A ``general'' continued fraction representation of a Real Number is of the form

(1) |

(2) |

(3) |

(4) |

(5) |

(6) |

Continued fractions provide, in some sense, a series of ``best'' estimates for an Irrational Number. Functions can
also be written as continued fractions, providing a series of better and better rational approximations. Continued fractions
have also proved useful in the proof of certain properties of numbers such as *e* and (Pi). Because
irrationals which are square roots of Rational Numbers have periodic continued fractions, an exact
representation for a tabulated numerical value (i.e., 1.414... for Pythagoras's Constant, ) can
sometimes be found.

Continued fractions are also useful for finding near commensurabilities between events with different periods. For example, the Metonic cycle used for calendrical purposes by the Greeks consists of 235 lunar months which very nearly equal 19 solar years, and 235/19 is the sixth Convergent of the ratio of the lunar phase (synodic) period and solar period (365.2425/29.53059). Continued fractions can also be used to calculate gear ratios, and were used for this purpose by the ancient Greeks (Guy 1990).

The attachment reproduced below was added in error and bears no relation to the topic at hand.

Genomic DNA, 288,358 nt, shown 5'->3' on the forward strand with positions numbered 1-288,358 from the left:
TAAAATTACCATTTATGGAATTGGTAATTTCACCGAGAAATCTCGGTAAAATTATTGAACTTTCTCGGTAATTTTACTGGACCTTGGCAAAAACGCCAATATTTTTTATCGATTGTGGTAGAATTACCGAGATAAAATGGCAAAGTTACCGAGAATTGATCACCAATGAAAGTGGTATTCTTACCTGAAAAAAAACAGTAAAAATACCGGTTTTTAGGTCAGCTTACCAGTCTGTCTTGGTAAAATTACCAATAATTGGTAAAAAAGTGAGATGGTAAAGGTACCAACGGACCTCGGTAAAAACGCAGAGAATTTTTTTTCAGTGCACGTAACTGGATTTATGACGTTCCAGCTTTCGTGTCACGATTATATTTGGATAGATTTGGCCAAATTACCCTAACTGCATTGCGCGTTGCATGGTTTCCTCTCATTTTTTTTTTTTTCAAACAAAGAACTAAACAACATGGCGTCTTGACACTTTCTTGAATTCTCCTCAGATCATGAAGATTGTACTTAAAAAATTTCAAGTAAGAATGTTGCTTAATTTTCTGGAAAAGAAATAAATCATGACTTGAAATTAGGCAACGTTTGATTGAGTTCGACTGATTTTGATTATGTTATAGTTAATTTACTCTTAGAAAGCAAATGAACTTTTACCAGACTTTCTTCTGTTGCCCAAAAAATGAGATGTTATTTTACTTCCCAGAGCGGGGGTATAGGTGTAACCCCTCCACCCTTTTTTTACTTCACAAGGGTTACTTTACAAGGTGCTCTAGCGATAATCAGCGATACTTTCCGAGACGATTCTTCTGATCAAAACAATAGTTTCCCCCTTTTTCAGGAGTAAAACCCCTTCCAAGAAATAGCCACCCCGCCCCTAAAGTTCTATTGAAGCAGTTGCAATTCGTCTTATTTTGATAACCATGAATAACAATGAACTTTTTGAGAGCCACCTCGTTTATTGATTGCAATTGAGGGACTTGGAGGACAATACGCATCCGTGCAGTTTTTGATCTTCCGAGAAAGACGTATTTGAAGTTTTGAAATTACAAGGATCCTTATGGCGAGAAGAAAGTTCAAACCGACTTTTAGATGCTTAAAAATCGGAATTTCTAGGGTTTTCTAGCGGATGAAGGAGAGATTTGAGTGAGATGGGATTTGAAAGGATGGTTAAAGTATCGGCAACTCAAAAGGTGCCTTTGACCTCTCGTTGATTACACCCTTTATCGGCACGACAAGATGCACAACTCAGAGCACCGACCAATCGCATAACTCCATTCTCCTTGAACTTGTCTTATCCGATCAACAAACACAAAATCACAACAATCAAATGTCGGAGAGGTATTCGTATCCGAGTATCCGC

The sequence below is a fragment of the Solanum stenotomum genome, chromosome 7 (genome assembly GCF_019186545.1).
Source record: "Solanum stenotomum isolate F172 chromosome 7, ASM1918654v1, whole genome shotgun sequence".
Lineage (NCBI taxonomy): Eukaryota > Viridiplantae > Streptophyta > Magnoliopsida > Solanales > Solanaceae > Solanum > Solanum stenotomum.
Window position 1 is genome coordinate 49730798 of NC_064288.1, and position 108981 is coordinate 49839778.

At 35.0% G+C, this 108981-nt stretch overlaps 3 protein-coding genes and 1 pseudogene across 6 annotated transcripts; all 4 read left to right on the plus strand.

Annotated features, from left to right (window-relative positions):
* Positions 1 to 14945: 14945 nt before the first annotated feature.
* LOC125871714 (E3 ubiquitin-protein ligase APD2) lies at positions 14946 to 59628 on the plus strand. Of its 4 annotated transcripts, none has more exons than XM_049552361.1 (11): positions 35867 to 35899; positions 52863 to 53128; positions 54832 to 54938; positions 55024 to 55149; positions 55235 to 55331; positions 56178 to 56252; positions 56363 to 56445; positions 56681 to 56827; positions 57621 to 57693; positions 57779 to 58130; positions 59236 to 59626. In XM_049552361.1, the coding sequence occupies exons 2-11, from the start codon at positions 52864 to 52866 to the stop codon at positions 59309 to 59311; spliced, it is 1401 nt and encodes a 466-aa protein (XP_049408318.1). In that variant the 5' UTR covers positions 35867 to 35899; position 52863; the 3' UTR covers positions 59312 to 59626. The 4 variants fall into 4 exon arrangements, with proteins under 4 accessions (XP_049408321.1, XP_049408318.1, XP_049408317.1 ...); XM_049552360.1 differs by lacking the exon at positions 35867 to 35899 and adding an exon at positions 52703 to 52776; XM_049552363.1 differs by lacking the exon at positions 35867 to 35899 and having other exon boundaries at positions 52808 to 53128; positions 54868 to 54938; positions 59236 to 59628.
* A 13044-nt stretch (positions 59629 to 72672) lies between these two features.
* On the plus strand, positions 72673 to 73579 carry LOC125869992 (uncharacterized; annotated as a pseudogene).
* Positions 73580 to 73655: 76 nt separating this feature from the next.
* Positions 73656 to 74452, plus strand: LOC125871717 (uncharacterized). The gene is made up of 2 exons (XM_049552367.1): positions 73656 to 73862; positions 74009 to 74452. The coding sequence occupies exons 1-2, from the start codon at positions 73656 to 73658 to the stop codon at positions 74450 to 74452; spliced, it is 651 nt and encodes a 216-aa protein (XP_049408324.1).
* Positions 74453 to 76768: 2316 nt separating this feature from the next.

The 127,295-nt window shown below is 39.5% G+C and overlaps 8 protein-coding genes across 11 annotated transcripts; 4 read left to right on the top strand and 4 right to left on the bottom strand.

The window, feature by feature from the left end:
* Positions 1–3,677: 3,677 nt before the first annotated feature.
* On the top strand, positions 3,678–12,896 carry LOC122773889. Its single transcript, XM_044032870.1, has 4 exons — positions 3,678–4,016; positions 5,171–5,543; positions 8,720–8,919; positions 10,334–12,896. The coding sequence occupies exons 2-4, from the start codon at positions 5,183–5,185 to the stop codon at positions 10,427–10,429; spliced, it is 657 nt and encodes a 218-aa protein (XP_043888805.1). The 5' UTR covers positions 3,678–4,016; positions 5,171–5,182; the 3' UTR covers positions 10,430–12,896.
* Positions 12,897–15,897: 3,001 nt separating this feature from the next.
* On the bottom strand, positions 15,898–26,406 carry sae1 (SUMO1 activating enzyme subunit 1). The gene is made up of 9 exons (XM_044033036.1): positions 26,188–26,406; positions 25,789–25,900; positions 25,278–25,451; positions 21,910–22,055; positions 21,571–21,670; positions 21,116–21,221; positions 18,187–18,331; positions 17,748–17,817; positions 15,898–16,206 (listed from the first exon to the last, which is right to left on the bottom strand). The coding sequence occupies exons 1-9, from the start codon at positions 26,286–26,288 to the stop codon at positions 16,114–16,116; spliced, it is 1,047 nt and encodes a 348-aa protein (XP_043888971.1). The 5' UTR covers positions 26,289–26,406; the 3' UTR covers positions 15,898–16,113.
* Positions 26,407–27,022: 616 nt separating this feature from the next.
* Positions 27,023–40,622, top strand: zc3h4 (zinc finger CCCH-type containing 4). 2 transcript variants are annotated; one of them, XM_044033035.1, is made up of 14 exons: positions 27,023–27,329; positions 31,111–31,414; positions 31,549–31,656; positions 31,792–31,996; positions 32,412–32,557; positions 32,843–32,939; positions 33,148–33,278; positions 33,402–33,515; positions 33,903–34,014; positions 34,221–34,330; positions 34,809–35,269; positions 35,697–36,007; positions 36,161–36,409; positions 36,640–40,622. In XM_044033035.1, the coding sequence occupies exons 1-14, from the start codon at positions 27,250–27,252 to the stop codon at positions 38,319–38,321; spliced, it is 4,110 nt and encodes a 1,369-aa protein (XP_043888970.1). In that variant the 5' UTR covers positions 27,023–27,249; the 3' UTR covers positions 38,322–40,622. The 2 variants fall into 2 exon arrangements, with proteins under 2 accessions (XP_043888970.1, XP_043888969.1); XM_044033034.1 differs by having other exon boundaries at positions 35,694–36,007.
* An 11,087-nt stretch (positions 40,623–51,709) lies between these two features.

If only the first few terms of a continued fraction are kept, the result is called a Convergent. Let be
convergents of a nonsimple continued fraction. Then

(7) |

(8) |

(9) |

(10) |

(11) |

A *finite simple* continued fraction representation terminates after a finite number of terms. To ``round'' a
continued fraction, truncate the last term unless it is , in which case it should be added to the previous term
(Beeler *et al. *1972, Item 101A). To take one over a continued fraction, add (or possibly delete) an initial 0 term. To
negate, take the Negative of all terms, optionally using the identity

(12) |

(13) |

(14) |

Consider the Convergents of a *simple* continued fraction, and define

(15) |

(16) |

(17) |

(18) |

(19) |

(20) |

(21) | |||

(22) |

Furthermore,

(23) |

(24) |

(25) |

(26) | |||

(27) |

The Even convergents of an infinite simple continued fraction form an Increasing Sequence, and the Odd convergents form a Decreasing Sequence (so any Even convergent is less than any Odd convergent). Summarizing,

(28) |

(29) |

The Square Root of a Squarefree Integer has a periodic continued fraction of the form

(30) |

(31) |

(32) | |

(33) | |

(34) | |

(35) |

(36) |

(37) | |||

(38) |

The first follows from

(39) |

Therefore,

(40) |

(41) |

(42) |

(43) |

(44) |

2 | 22 | ||

3 | 23 | ||

5 | 24 | ||

6 | 26 | ||

7 | 27 | ||

8 | 28 | ||

10 | 29 | ||

11 | 30 | ||

12 | 31 | ||

13 | 32 | ||

14 | 33 | ||

15 | 34 | ||

17 | 35 | ||

18 | 37 | ||

19 | 38 | ||

20 | 39 | ||

21 | 40 |

The periods of the continued fractions of the square roots of the first few nonsquare integers 2, 3, 5, 6, 7, 8, 10,
11, 12, 13, ... (Sloane's A000037) are 1, 2, 1, 2, 4, 2, 1, 2, 2, 5, ... (Sloane's A013943; Williams 1981, Jacobson *et al. *1995).